Every third Saturday in July, former neighbors of 13th Street in Hawthorne reunite in their old South Philadelphia neighborhood.
They gather at Ridgeway Park, fire up the grill, turn up the music, and invite everyone in the area to come celebrate.
Rita Crawford, 54, once lived in the now-defunct Martin Luther King projects at 13th and Fitzwater streets. Now living in North Philadelphia, she said the only reason she left the old neighborhood was demolition of the projects.
“We had to keep 13th Street alive,” she said. “They took the projects from us. So this is the way all 13th Street neighbors could get together.”
These reunions happen throughout the city, with a few in South Philadelphia.
Some are organized by people who used to commit crimes in their old stomping grounds and are now working to give back.
Zachary Sams, 62, an organizer for the 13th Street reunion, said arranging the event is an act of community service.
“You know, you grow up,” he said. “When you know better, you do better.”
For decades, 13th Street had a bad reputation. At one point, the projects were unwalkable for strangers and even earned the nickname “Saigon,” a reference to that embattled city during the Vietnam War.
And during the ‘60s and ‘70s, gangs from 13th Street tangled with those from 5th Street, eight blocks away in Queen Village, where the Southwark projects once stood.
Sam Clifton, 65, used to live in those projects. He said walking to school at Bartlett Junior High, on 11th and Catharine was treacherous.
“We always had to fight going up and fight coming back,” he said.
In the weeks after the 13th Street reunion, 5th Streeters hold theirs at Jefferson Square Park. Hundreds make the pilgrimage to the park to reconnect with family and friends who lived near Southwark projects North and South of Washington Avenue.
The former rivals now welcome each other, exchanging invites instead of blows.
“We all patronize each other and show the support,” Andre McCleary, 57, an organizer of the 5th Street reunion.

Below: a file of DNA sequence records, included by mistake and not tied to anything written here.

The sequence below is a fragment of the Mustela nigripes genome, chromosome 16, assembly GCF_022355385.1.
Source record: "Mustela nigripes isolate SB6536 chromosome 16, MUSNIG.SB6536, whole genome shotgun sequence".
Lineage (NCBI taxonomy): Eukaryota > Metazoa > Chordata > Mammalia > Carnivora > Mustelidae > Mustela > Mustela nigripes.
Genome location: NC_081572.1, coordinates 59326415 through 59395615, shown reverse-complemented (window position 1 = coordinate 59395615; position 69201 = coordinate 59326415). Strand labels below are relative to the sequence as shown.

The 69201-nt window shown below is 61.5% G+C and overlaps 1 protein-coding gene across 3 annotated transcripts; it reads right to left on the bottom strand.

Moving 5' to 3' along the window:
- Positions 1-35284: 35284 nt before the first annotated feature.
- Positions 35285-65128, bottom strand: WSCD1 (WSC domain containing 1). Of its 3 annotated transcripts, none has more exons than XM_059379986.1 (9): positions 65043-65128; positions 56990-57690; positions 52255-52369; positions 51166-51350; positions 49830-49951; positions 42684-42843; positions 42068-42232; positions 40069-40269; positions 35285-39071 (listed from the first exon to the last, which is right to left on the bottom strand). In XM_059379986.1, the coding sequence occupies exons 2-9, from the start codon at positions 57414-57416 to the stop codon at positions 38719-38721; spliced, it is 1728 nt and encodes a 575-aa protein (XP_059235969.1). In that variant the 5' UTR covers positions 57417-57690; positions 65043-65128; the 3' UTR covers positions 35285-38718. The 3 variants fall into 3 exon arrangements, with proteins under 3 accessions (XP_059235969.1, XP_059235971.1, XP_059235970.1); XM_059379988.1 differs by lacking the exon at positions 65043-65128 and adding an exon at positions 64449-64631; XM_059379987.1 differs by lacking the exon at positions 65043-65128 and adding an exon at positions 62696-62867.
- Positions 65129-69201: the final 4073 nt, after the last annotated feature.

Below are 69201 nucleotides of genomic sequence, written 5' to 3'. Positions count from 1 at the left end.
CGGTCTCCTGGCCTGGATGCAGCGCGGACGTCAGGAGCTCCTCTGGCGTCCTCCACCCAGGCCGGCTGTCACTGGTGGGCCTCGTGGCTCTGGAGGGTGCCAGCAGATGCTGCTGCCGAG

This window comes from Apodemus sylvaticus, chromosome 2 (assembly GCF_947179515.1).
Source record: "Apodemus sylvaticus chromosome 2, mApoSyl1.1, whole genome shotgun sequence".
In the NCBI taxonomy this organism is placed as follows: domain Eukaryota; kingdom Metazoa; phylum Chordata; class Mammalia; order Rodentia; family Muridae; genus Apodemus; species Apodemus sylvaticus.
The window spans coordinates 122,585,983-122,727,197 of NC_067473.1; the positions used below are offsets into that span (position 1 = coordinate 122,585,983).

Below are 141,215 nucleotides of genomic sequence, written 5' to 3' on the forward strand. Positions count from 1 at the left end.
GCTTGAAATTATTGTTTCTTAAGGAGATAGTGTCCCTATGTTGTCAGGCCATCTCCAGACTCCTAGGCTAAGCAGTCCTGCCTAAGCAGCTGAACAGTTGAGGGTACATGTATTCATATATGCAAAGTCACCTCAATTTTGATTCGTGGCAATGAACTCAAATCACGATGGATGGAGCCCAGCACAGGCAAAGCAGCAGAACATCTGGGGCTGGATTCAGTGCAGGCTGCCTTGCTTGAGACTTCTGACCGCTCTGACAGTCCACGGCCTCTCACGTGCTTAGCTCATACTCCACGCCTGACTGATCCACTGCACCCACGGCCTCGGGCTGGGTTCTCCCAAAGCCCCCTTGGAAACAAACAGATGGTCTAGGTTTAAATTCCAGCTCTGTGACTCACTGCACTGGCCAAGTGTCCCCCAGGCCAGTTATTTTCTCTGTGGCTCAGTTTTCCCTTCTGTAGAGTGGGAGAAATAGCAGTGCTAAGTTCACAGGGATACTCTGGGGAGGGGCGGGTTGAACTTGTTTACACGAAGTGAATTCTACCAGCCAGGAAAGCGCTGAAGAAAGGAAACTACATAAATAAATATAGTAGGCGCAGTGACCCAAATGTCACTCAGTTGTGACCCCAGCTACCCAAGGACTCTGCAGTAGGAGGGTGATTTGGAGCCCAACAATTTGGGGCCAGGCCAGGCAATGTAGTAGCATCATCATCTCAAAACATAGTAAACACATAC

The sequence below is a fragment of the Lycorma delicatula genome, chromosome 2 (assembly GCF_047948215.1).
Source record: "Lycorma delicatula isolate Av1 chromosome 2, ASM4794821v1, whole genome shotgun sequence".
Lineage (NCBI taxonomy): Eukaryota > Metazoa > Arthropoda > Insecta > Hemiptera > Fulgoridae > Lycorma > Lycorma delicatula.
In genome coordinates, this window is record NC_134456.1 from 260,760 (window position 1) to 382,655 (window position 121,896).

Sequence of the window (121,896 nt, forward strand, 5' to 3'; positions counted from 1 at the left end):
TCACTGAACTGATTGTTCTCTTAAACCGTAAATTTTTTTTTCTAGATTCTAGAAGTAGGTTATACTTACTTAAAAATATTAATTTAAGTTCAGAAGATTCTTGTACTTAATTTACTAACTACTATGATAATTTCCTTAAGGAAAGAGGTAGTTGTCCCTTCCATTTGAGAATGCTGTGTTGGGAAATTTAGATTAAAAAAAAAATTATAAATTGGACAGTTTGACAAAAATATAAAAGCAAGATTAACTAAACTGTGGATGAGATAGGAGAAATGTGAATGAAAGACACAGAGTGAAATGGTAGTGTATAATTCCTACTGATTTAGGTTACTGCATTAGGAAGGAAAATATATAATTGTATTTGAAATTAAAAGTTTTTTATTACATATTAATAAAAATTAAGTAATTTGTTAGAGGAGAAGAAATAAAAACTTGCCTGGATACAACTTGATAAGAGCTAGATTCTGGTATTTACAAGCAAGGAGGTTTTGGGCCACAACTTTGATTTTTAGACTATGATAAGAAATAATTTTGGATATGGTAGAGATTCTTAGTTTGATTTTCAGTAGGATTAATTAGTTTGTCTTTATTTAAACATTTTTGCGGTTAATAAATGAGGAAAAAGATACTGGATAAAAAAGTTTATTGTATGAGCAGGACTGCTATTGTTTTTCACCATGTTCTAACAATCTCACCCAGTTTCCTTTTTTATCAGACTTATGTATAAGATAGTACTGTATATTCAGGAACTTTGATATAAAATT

“Because that’s what our communities do now. We support each other in everything that we do. As long as it’s positive,” he said. “As long as it’s positive we support each other.”
But despite the hugs and friendly card games, the reunion is bittersweet. The demolition of both King and Southwark projects in 2000 signified the end of an era, and the stretch of South Philadelphia east of Broad between South and Washington underwent drastic changes.
Census data shows that between 2000 and 2016 almost half of the black population decreased, while the white population grew, bringing in higher incomes.
Former residents said increased property taxes and over-policing made it difficult for them to stay.
“This a good day, but a sad day at the same time,” Allen Stratton, 44, who left King projects in 1998, and now lives in North Philadelphia. “We come here to celebrate each other because we were dispersed.”
Stratton also said the neighborhood had its problems with crime, but the community was tight-knit. Clifton echoed the sentiment about his neighbors.
“Building to building, everybody had their doors open to welcome you,” he said. “That’s the way it was.”
Organizers said they plan to keep the reunion going for as long as they can, with hopes of passing on the tradition to the next generation.
Neither party reported any serious conflicts with getting permits or new residents, who are more than welcome to partake.
For elders especially, what’s most important is reuniting before the inevitable.
“I look forward to this every year,” Clifton said. “You might not be here next year.”